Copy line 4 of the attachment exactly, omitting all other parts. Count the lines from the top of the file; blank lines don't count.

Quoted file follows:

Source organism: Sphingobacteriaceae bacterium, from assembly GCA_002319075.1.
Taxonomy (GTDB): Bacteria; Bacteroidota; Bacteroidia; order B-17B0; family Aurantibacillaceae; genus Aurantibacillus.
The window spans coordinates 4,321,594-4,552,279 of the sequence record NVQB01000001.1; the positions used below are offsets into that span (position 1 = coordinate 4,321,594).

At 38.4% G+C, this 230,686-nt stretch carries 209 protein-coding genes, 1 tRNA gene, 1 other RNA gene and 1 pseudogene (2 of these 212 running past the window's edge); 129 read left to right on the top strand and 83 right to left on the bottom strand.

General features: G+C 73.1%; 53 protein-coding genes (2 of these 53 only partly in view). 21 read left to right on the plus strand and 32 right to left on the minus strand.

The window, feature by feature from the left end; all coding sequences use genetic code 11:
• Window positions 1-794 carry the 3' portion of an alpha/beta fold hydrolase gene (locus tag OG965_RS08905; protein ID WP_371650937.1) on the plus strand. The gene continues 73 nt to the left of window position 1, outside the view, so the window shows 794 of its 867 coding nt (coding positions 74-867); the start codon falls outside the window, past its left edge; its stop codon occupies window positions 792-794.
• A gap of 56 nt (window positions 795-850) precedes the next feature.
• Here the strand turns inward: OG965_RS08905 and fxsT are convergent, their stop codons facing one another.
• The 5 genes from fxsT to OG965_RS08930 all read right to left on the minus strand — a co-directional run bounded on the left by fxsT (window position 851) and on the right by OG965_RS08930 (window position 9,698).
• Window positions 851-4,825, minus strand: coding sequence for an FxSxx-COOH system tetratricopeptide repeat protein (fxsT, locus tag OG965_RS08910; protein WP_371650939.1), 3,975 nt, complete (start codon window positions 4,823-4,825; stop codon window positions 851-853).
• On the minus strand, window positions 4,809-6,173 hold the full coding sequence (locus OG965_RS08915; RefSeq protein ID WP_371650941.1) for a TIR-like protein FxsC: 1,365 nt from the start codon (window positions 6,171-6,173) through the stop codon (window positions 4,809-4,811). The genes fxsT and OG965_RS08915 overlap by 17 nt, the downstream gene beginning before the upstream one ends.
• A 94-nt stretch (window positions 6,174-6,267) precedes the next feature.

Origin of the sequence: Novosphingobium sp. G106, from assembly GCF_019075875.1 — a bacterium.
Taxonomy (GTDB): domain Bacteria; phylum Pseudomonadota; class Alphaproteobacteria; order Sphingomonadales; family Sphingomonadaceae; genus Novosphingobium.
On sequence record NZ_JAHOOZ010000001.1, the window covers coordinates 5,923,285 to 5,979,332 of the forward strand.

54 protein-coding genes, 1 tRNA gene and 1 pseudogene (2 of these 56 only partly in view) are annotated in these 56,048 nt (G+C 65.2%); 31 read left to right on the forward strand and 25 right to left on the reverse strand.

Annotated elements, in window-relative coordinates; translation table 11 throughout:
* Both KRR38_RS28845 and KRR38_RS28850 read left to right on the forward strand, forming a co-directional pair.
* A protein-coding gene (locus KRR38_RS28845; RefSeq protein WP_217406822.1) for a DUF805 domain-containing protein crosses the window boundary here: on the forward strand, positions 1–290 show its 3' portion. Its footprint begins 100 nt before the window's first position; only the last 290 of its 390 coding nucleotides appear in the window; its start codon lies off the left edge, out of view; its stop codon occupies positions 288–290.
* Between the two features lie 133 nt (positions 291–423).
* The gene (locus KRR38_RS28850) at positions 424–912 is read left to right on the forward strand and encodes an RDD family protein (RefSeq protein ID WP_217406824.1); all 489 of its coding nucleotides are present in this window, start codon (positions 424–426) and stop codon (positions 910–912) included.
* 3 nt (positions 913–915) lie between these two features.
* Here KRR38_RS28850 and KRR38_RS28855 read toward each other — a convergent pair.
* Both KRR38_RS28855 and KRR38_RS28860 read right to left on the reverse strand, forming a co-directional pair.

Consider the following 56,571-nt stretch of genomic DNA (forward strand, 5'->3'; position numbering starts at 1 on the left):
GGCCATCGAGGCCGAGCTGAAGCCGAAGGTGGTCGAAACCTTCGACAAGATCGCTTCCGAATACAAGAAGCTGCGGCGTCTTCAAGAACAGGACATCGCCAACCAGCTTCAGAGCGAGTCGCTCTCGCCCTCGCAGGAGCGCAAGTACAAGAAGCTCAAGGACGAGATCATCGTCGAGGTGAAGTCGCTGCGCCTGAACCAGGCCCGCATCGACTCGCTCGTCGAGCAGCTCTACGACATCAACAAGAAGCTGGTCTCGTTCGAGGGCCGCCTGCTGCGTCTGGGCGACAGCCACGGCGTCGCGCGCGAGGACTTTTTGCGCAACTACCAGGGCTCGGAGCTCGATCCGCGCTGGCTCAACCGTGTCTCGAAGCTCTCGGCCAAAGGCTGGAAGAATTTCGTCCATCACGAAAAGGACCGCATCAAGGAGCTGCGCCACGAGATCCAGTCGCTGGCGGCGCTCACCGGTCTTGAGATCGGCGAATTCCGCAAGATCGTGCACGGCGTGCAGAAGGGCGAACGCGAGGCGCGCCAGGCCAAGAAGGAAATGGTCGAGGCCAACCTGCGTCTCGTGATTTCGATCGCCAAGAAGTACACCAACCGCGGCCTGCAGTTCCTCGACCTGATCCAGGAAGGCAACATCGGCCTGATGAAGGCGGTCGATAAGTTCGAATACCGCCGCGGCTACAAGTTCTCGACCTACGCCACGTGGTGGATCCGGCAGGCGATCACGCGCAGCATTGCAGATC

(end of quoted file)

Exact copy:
At 38.4% G+C, this 230,686-nt stretch carries 209 protein-coding genes, 1 tRNA gene, 1 other RNA gene and 1 pseudogene (2 of these 212 running past the window's edge); 129 read left to right on the top strand and 83 right to left on the bottom strand.